It doesn’t look much. Kinda like Tetris in a disco shirt. You won’t want to buy Lumines dinner, but you will want it to scramble into your brain, set up home there and begin battering your think-pipes with its mad-hammer. Beware: Lumines is one infuriatingly, filthy-dirty, addictive monster of a puzzle game.
Play is stupid-simple. Blocks, made-up of four squares, fall from the top of the screen. There are only ever two colors in play at any one time and there are only four styles of blocks. You can spin the blocks as they fall and the idea is to create groups of at least four squares of the same color. These sections will glow and then vanish when wiped by a sweeping horizontal "timeline." Vanishing blocks means points and most crucially prevents them building further up the screen. With a mound of badly ordered blocks the time you’ve got to make your decisions is ruthlessly short. The real world around you crawls to slow-mo. The screen remains terrifyingly fast. Your arms tense and cramp. Welcome to the crushing claustrophobia of certain defeat.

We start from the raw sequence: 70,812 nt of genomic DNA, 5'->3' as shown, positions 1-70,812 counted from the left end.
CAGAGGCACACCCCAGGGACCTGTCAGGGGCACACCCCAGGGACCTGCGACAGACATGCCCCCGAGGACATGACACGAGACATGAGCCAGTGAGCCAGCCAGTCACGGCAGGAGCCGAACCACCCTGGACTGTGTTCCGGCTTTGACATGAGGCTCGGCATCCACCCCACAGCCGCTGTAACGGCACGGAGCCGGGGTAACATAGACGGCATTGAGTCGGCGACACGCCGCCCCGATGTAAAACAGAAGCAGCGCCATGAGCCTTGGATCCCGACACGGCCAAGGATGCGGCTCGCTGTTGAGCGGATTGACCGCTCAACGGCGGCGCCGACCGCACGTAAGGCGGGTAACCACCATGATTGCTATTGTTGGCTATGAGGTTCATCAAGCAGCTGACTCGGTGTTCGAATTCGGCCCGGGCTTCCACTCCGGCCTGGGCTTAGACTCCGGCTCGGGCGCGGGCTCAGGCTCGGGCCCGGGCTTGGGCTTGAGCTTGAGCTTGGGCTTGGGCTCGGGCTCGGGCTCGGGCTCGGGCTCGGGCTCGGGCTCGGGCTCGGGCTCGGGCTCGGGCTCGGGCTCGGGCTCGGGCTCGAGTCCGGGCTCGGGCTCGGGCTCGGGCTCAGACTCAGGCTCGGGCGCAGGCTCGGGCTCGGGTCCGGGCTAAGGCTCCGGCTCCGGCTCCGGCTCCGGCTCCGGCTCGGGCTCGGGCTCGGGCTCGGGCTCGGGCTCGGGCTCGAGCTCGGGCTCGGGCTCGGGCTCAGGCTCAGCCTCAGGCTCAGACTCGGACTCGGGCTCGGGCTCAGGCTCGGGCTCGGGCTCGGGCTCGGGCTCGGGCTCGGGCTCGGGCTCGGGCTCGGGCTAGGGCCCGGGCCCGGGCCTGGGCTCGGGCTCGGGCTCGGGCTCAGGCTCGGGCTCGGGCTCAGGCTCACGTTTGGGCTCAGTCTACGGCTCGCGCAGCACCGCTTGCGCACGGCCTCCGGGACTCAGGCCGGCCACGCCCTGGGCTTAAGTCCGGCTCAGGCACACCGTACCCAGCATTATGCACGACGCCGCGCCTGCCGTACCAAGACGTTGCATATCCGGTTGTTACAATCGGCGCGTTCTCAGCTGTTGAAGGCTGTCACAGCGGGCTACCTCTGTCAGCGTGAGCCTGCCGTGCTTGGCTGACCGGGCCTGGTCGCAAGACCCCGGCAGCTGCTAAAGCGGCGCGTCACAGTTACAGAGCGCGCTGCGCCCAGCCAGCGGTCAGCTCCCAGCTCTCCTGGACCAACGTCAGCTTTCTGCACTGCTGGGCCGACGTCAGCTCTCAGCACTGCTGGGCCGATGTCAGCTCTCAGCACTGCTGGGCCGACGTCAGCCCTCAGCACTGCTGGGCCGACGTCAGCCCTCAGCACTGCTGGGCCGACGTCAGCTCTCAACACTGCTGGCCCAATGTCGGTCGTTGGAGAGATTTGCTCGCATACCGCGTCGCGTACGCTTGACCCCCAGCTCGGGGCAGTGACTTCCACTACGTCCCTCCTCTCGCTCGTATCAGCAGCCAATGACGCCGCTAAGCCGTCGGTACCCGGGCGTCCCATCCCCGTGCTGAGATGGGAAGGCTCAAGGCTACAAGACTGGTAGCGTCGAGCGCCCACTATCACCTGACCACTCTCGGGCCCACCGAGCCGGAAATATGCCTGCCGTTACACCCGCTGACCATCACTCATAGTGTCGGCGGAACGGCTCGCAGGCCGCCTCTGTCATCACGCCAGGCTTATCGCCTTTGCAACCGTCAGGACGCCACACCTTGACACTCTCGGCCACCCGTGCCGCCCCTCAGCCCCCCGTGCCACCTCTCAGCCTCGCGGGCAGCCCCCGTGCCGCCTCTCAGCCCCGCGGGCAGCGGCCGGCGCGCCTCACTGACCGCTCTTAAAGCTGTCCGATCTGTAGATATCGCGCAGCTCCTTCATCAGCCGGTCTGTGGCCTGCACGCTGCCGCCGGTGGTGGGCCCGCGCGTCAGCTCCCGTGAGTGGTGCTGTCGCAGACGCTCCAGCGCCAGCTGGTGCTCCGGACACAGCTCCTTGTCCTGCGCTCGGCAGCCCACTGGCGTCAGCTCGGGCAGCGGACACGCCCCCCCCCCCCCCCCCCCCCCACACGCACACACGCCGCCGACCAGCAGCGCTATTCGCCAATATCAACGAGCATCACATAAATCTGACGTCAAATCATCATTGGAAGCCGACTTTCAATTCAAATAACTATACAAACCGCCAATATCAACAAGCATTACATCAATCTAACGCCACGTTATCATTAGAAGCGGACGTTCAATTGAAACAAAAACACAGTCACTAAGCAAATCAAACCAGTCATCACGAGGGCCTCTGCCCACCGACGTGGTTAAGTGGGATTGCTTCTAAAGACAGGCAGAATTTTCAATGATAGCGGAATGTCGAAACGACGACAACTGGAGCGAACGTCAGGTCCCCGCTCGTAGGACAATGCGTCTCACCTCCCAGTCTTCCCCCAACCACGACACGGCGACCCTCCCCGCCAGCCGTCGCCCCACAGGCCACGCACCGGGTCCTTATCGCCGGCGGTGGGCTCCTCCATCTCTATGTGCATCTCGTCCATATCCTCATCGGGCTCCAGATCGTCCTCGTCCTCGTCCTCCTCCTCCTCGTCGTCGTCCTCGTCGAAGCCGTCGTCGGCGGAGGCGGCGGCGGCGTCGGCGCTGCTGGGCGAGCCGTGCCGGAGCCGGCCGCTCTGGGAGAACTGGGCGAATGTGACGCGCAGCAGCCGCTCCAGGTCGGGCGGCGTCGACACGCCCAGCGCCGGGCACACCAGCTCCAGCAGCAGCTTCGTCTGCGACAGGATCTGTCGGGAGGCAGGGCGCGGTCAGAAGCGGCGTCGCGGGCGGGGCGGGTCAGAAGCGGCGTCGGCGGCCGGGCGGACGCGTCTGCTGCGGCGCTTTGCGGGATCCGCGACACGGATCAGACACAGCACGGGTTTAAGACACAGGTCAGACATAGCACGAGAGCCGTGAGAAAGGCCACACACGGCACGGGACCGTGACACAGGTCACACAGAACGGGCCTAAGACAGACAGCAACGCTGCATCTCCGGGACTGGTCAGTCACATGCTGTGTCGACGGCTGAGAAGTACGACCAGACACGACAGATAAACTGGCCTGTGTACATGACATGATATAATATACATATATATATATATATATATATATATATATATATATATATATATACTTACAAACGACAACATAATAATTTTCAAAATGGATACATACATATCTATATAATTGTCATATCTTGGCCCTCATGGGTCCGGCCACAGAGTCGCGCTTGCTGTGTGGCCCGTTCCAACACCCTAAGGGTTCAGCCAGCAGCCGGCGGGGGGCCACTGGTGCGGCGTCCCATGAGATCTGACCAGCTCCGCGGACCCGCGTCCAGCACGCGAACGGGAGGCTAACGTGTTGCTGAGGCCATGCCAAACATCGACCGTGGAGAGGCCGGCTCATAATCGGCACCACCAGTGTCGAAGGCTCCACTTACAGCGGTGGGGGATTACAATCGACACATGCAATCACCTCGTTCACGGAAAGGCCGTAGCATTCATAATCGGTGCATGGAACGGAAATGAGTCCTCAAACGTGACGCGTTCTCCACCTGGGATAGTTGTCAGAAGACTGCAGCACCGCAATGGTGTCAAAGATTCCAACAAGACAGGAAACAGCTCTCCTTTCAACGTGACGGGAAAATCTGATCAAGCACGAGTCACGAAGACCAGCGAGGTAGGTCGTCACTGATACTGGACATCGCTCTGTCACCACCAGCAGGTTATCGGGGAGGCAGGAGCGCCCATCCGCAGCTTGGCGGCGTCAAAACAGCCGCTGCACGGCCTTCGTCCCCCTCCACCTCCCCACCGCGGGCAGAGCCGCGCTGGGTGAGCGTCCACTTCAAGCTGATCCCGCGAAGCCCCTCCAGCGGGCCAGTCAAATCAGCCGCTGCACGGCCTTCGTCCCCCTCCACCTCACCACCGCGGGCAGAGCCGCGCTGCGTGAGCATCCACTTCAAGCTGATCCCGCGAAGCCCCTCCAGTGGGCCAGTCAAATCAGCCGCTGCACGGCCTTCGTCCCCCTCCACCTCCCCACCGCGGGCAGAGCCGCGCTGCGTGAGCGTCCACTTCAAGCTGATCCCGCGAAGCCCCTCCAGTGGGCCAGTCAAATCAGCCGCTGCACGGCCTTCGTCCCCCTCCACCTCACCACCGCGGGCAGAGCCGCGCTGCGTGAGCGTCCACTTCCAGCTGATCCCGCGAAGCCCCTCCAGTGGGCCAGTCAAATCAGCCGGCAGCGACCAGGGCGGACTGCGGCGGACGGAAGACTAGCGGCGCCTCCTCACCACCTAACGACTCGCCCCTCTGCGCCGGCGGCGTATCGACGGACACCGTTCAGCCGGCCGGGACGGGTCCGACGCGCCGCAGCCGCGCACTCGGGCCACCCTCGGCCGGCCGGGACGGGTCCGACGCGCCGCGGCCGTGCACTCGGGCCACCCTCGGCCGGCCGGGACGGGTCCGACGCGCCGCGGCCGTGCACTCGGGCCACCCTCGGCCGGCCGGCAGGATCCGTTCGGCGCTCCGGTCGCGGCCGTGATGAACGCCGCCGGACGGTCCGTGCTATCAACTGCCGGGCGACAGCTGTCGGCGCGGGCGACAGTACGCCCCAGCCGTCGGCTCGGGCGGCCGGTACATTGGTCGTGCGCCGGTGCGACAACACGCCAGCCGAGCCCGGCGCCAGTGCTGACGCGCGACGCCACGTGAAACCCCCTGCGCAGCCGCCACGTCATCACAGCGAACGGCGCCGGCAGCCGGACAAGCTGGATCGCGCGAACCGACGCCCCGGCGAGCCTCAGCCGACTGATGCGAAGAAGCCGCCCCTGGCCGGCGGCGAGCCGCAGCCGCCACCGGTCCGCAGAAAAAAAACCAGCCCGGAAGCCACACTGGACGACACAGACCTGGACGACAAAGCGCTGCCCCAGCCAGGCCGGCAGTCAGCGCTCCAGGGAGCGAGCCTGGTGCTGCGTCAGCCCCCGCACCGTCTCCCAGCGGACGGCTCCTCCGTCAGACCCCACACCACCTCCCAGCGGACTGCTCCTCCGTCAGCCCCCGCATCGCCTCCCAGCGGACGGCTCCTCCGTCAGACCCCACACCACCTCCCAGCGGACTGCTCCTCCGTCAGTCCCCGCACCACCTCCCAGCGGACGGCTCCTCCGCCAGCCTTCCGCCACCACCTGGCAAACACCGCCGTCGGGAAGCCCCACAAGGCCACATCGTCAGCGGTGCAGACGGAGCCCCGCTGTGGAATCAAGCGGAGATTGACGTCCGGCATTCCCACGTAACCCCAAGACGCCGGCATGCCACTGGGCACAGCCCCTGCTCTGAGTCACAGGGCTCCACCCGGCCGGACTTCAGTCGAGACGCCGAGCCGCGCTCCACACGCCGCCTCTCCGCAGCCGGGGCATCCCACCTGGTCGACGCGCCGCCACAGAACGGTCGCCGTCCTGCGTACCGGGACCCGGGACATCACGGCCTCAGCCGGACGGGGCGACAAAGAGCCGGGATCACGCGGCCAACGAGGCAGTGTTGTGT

It sounds like hell. And it would be if not for frequent moments of sublime satisfaction. Clear a group of blocks and any above them come crashing down, often creating another massive wipeout. There are also special squares which when used as part of a four will take down any touching blocks of the same color. Tactical use of the special squares can mean a cataclysmic screen-clearing explosion of goodness. Misplacement of a special square leads to the agony of watching as the last hope for victory is slowly buried by an erratic checkerboard of pain.
Lumines’ soundtrack really defines the game. Successes and failures influence the tempo and swell of the synthetic Japanese pop. Ranging from the superbly deranged to the pleasingly listenable it’s almost good enough to exist as a musical commodity on its own.